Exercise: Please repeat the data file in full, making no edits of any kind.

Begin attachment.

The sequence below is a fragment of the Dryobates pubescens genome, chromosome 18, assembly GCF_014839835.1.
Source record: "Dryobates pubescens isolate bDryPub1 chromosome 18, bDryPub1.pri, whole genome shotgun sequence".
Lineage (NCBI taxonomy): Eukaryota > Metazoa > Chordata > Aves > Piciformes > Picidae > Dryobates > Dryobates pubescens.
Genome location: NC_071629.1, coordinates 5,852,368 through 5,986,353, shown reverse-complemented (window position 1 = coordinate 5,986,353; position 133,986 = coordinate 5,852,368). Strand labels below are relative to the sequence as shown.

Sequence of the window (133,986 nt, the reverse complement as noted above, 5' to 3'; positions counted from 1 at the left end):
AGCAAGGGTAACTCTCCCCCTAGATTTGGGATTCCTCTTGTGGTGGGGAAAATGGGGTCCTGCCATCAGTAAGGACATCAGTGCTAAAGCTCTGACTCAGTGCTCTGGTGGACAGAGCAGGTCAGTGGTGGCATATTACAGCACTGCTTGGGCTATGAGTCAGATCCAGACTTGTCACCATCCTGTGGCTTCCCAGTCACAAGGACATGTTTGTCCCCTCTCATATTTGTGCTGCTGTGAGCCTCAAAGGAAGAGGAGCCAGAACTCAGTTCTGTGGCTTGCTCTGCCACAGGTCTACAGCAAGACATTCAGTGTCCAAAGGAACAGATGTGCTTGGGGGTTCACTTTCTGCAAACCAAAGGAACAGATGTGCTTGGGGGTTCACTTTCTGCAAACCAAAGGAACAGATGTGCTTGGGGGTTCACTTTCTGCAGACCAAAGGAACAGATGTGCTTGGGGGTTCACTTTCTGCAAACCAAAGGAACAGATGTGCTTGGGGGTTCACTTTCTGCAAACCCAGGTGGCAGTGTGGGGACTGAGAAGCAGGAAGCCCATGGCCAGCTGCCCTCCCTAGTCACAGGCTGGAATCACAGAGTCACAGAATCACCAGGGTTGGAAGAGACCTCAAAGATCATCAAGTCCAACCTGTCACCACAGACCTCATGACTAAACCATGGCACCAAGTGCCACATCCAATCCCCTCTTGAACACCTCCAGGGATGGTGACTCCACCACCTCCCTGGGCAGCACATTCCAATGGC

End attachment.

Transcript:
The sequence below is a fragment of the Dryobates pubescens genome, chromosome 18, assembly GCF_014839835.1.
Source record: "Dryobates pubescens isolate bDryPub1 chromosome 18, bDryPub1.pri, whole genome shotgun sequence".
Lineage (NCBI taxonomy): Eukaryota > Metazoa > Chordata > Aves > Piciformes > Picidae > Dryobates > Dryobates pubescens.
Genome location: NC_071629.1, coordinates 5,852,368 through 5,986,353, shown reverse-complemented (window position 1 = coordinate 5,986,353; position 133,986 = coordinate 5,852,368). Strand labels below are relative to the sequence as shown.

Sequence of the window (133,986 nt, the reverse complement as noted above, 5' to 3'; positions counted from 1 at the left end):
AGCAAGGGTAACTCTCCCCCTAGATTTGGGATTCCTCTTGTGGTGGGGAAAATGGGGTCCTGCCATCAGTAAGGACATCAGTGCTAAAGCTCTGACTCAGTGCTCTGGTGGACAGAGCAGGTCAGTGGTGGCATATTACAGCACTGCTTGGGCTATGAGTCAGATCCAGACTTGTCACCATCCTGTGGCTTCCCAGTCACAAGGACATGTTTGTCCCCTCTCATATTTGTGCTGCTGTGAGCCTCAAAGGAAGAGGAGCCAGAACTCAGTTCTGTGGCTTGCTCTGCCACAGGTCTACAGCAAGACATTCAGTGTCCAAAGGAACAGATGTGCTTGGGGGTTCACTTTCTGCAAACCAAAGGAACAGATGTGCTTGGGGGTTCACTTTCTGCAAACCAAAGGAACAGATGTGCTTGGGGGTTCACTTTCTGCAGACCAAAGGAACAGATGTGCTTGGGGGTTCACTTTCTGCAAACCAAAGGAACAGATGTGCTTGGGGGTTCACTTTCTGCAAACCCAGGTGGCAGTGTGGGGACTGAGAAGCAGGAAGCCCATGGCCAGCTGCCCTCCCTAGTCACAGGCTGGAATCACAGAGTCACAGAATCACCAGGGTTGGAAGAGACCTCAAAGATCATCAAGTCCAACCTGTCACCACAGACCTCATGACTAAACCATGGCACCAAGTGCCACATCCAATCCCCTCTTGAACACCTCCAGGGATGGTGACTCCACCACCTCCCTGGGCAGCACATTCCAATGGC